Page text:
I’ve been lucky enough to benefit from a brilliant mentor and manager for most of the last 10 years of my career, and she has been instrumental in giving me many of the opportunities I have had, and on limiting the impact of these biases in my own career. Hopefully we can keep moving towards this being the norm and not the exception.

H: How do you think we could get more women interested in data and technology as a career?

S: That’s a difficult one! While there are a few people who know exactly what they want to do with their lives from a young age, most people don’t, and where they end up is a product of their strengths and preferences, and the opportunities they find in front of them, sometimes with the odd wrong turn or meander along the way (like my degree in philosophy). That means that addressing bias is crucial so that those opportunities are just as likely to present themselves to women as men – and women are just as likely to think they can take advantage of those opportunities when they do come up.

One of the main ways to address bias (as well as recognising and looking for it) is having clear criteria for assessment which are set before you consider the person being assessed – for example set questions and scoring criteria when interviewing for a role. This is something we are increasingly doing across all roles.

Aside from that, we need to be doing more to shout about what is great about roles in this area. Flexibility, challenge and continuous learning and development, along with the opportunity for working alone as well as part of a team are all great things about data and technology roles. Not enough people get to hear about this though, or at least not early enough.

One way to reach a younger audience is through work experience. We’ve recently started offering work experience opportunities for young people at DCX, and as we move to offering and promoting this more widely, we can reach young people we wouldn’t otherwise – and if they come in and see people like them in fulfilling roles in data and technology, they are more likely to consider the area for themselves.

H: What's big right now in your world? 

S: The opportunities offered by modern technology – including the likes of Snowflake – are extremely exciting. Even just recently we have designed and developed some client data solutions which offer a major step forward in capabilities compared to what was there before, but which even more importantly offer the ability to really grow and move forward in the future.

I am so excited about what we can do here, including more extensive use of near-real-time data and incorporating wider data sources to really drive better communication with customers and prospects. A lot of historic limitations can be avoided with a more modern tech stack and lots of our clients are now looking to throw off the historic shackles to really take advantage of what is possible.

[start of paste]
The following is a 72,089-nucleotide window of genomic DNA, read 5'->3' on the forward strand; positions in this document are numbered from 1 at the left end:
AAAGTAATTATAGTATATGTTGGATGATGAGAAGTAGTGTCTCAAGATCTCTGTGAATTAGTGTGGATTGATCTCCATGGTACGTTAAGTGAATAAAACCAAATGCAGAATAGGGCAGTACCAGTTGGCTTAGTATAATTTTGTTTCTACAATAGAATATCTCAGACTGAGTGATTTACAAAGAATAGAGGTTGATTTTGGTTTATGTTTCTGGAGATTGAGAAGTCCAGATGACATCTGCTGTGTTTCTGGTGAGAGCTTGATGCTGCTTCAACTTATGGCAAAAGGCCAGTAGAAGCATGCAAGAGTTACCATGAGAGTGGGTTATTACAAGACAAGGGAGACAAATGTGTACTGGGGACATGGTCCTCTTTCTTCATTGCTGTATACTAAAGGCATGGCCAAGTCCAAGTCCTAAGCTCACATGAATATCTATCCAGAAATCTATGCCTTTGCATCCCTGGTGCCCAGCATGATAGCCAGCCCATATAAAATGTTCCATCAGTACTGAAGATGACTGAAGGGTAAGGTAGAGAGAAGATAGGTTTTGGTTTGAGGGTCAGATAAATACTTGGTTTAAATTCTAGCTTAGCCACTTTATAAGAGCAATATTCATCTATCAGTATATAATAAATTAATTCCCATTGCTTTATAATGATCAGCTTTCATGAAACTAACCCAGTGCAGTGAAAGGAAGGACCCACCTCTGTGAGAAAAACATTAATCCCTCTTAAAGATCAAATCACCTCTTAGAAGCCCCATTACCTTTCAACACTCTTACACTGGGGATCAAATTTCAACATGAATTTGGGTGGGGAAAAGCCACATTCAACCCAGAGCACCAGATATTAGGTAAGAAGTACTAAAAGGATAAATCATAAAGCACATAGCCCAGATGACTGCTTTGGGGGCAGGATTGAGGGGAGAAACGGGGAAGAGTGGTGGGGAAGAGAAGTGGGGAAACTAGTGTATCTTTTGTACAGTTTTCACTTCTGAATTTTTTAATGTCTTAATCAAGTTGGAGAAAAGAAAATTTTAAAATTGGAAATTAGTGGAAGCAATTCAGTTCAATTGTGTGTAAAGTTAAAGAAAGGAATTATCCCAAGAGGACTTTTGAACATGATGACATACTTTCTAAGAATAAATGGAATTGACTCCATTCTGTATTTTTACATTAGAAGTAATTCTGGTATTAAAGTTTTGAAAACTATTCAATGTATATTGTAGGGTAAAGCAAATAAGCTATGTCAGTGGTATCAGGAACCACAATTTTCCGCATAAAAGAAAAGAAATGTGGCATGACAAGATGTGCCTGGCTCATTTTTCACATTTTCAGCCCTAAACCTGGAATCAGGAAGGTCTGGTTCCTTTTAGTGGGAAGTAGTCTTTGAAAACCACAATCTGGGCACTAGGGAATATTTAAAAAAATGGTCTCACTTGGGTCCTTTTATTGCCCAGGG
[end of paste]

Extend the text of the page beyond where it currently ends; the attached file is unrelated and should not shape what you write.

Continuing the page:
H: And where do you see the future of data and systems?

S: McKinsey stated the top 3 characteristics to define data-driven enterprise of 2025 as:

  • Data embedded in every decision, interaction and process
  • Data is processed and delivered in real time
  • Flexible data stores enable integrated, ready to use data

Real time (or near-real-time) data, and fully integrated data has long been an aim for many organisations, but often been a bit of a pipe dream where underlying systems and processes simply don’t support it. More clients are moving away from these limits and over the next few years I think we’ll see those that don’t being left behind. Supporting clients in these areas will, I am sure, continue to be a big part of our business.

The other big thing I want to mention is AI. AI requires data, so integrated real time data is critical to really take advantage of AI opportunities, and for many organisations there is still a lot of work to be done to work out what they want AI to achieve, as well as how to go about achieving it and how to measure success and build on the foundations.

AI requires care, both to ensure accuracy and ethical use, and to avoid bias – and it is important that organisations apply rigorous controls and governance from early on or risk a mess later on (governance rules seem to be falling behind usage behaviour – but I have no doubt that the rules will come!). Exciting times which will force us to keep growing’ learning and evolving, and which will require disparate teams to work more closely together than perhaps they have done historically.

Fancy working with Sally? 

For over twenty years, Sally and the DCX team have been helping brands understand their customers better, transform how they communicate across multiple channels, as well as make and save money.

Whether you need support with collecting, connecting and analysing data for new insights to help increase sales, improve customer loyalty and craft better experiences, or you’d like advice on how to better understand and communicate with your customers, we can help. 

Do Data. Better.